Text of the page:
In most landlord-tenant disputes, it is the owner of a property suing the tenant for arrears rentals, damages, unpaid utilities or eviction.
So how do you mitigate against this unforeseen but very real claim or liability?
Take out insurance to cover the risk. This is prudent and necessary, but how much insurance is enough? well you can never have enough, but as a start LSG has launched Tennant Sure a standalone Tenants Liability insurance which gives peace of mind to both landlord and tenant. The landlords duty is to hand over the dwelling for occupation to the tenant in a reasonable condition and the tenant has the same duty to return the dwelling to the landlord in the same condition. Often is the case that the property is damaged and a battle ensues, Tennant Sure provides R500,000 insurance cover against unexpected and unintended damage or breakage caused by sudden and external means for which the tenant could be held legally liable.
What the policy does is ensure that both parties are covered in the event of damage and without the misery and costs of legal action!
Before taking occupation of the dwelling, the tenant and the landlord must inspect the dwelling [S5(3)(E)]. This inspection allows the parties, asthey walk through the dwelling, to list any defect or damage that the landlord has to repair.
The list of defects or damage must be attached to a written lease [S5(7)]. Where an oral lease is entered into, it would be advisable for both parties to sign the list and to have the signed copies in their possession.
The inspection or inventory list is very important because:-
- It is the proof of the landlord’s duty to carry out the repairs needed or put right any damage.
- When vacating, the tenant’s deposit is not witheld for defects or damage that the landlord was required to repair.
- The landlord can hold the tenant responsible for any defect or damage caused by the tenant, the tenant’s visitor or household member [S4(5)(E)].
- The landlord cannot hold the tenant liable for any damage if he or she fails to inspect the dwelling with the tenant [S(3)(J)] before the tenant occupies the dwelling and jointly inspects it three days before the lease expires.
- In the event of damage caused by the tenant, the landlord can use the deposit and the accrued interest for the cost of repairs [S5(G)]
It is therefore in the Tenant’s interest to carry out any repair he or she is responsible for. The rights and duties of the tenant and the landlord are protected when joint inspections are carried out at the beginning and at the end of the lease period.
[source: Tenant and Landlord-A guide to the rights, duties and obligations of tenant and landlord in South Africa]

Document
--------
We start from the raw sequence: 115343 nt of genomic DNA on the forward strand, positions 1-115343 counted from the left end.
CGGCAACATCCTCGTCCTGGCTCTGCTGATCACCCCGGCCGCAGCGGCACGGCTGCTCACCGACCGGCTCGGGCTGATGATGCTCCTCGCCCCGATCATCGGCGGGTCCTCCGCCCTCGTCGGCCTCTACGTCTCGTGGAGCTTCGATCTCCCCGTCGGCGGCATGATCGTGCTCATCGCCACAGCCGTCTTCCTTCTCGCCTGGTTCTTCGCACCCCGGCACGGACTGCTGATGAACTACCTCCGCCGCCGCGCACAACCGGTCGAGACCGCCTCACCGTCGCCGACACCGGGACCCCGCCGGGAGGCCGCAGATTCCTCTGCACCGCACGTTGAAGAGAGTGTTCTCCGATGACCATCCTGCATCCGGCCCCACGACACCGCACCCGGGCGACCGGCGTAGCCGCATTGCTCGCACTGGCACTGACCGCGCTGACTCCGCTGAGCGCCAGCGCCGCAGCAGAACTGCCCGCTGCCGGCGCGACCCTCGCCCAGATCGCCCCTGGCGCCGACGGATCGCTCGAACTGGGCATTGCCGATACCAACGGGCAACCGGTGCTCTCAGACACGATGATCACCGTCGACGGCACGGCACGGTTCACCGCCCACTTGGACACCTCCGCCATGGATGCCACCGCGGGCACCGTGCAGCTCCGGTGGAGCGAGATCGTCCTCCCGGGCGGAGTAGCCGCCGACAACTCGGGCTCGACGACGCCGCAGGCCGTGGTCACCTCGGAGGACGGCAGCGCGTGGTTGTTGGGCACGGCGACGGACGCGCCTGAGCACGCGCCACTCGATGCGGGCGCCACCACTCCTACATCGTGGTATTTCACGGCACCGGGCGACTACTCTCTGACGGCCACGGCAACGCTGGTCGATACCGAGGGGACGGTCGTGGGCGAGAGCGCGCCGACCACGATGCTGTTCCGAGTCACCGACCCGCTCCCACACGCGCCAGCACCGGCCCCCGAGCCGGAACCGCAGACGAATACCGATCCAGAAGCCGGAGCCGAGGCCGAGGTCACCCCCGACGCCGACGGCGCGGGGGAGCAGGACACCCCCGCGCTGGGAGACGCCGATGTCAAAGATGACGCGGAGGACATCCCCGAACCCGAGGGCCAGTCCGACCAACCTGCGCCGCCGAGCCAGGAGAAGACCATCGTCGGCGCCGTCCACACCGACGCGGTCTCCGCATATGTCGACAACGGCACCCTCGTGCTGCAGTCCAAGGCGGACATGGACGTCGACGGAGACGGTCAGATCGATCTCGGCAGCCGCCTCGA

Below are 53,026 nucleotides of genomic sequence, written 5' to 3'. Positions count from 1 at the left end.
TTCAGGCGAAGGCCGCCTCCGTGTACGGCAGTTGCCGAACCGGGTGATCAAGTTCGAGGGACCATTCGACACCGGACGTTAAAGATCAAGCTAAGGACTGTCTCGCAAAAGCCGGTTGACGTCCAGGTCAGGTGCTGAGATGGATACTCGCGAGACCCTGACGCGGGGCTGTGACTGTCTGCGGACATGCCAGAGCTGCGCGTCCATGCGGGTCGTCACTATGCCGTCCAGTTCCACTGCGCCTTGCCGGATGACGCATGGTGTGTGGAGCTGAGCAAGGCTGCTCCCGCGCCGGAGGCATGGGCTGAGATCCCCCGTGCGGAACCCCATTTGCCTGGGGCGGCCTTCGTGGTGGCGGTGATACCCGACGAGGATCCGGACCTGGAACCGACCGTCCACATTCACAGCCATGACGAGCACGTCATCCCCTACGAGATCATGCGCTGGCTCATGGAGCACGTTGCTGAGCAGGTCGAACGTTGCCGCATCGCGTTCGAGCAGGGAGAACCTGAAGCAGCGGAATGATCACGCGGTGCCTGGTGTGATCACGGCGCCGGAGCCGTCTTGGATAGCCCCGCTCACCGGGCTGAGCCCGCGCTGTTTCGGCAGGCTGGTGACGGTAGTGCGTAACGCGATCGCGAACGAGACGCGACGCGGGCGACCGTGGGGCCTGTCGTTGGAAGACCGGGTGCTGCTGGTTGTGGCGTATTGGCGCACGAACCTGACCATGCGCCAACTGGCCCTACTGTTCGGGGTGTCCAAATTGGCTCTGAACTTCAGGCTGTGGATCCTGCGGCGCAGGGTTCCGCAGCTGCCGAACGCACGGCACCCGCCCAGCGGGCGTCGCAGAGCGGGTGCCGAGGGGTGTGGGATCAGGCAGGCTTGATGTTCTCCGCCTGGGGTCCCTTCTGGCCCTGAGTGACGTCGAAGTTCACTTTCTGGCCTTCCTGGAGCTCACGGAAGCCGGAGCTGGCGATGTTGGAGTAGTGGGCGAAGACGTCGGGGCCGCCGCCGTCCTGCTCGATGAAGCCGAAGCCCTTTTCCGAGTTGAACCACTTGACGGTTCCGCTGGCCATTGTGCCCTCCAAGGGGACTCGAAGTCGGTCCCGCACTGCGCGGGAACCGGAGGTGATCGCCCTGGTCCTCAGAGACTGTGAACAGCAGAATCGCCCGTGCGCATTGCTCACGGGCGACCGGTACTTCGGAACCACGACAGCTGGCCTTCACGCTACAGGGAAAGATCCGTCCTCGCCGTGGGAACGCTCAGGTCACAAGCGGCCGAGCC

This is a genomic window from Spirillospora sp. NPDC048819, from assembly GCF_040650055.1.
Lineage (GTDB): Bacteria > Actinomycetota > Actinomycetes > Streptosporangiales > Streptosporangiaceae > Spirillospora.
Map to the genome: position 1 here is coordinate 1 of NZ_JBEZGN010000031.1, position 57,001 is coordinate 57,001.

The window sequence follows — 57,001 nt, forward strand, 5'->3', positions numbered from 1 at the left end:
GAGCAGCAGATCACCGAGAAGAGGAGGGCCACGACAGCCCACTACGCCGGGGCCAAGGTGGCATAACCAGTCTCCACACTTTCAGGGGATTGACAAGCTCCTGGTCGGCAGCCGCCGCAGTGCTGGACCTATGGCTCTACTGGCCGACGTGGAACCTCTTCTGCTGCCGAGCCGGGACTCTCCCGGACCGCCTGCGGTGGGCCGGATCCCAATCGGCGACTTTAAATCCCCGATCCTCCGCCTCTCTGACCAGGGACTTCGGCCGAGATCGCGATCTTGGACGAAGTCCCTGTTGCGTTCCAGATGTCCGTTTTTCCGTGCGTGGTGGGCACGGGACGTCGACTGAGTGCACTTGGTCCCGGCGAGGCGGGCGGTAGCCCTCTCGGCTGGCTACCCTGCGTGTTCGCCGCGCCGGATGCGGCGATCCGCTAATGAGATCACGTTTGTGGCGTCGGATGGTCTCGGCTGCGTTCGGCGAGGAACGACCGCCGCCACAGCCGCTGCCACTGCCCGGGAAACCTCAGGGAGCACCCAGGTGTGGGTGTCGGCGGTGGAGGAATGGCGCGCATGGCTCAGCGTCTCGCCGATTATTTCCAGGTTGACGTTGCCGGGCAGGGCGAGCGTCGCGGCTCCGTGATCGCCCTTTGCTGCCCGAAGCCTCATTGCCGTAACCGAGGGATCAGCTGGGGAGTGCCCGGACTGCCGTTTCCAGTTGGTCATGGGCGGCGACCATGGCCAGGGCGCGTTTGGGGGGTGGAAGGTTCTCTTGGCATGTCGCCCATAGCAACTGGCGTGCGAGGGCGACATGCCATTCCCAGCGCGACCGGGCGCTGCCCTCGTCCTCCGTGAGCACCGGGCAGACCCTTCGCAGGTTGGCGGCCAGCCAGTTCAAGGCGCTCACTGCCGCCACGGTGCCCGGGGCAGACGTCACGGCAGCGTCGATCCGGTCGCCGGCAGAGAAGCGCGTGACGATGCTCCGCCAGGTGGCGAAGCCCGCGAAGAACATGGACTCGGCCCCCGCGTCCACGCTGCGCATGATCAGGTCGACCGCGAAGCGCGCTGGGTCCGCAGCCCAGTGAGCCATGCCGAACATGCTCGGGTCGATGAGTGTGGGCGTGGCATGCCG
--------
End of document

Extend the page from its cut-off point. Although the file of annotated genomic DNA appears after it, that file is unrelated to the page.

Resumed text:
A few useful tips when completing the application:
- Ensure that your Annual Income equals a maximum of 12 x your monthly salary chosen.
- Mark the date clearly that you want the cover to start.
- Reflect email address so we can confirm receipt of cover and start date.
- Complete all personal details.
Now that you have taken out the Personal Trainer Income Protection Plan, you have insured your salary in the event that you are unable to train your clients. If you have an accident, you need to be booked off by your Doctor for 7 days and the cover will pay back to the first day of your accident (if you chose cover from Day 1) accident is defined as anything happening in a moment of time that causes damage to your body, it is not just a car accident, but can be something simple as picking up weights in the wrong position and causing damage to your muscles.
You are now also covered for illness and have to be booked off for longer than 14 days and then the benefit will pay back to the date of diagnosis.
Your cover will pay out for a maximum period of 12 months. It is important to note that the cover is specific to your occupation and your benefits become payable due to your inability to continue with your nominated occupation as a Persoanl Trainer.
So if you are unable to train your clients due due to having an accident or illness, rest assured you will still receive income!!
Personal Trainer Melissa – Bronchitis
What started out as a simple flu turned into bronchitis causing Melissa to spend 3 days in hospital, she was unable to train her clients for three weeks. Luckily Melissa insured her estimated salary of R27,000 a month against events such as this. For the three weeks of not being able to train Melisa received a total payment of R18,900. If she had not taken out the cover she would not have been able to cover all her monthly expenses.
Personal Trainer Mike - Bicycle Accident: Mike earns an estimated income of R18,000 a month as a trainer, he insured himself for his full salary under the Personal Trainer Income Protection Plan. Mike had a bicycle accident and broke his ankle … Continue reading
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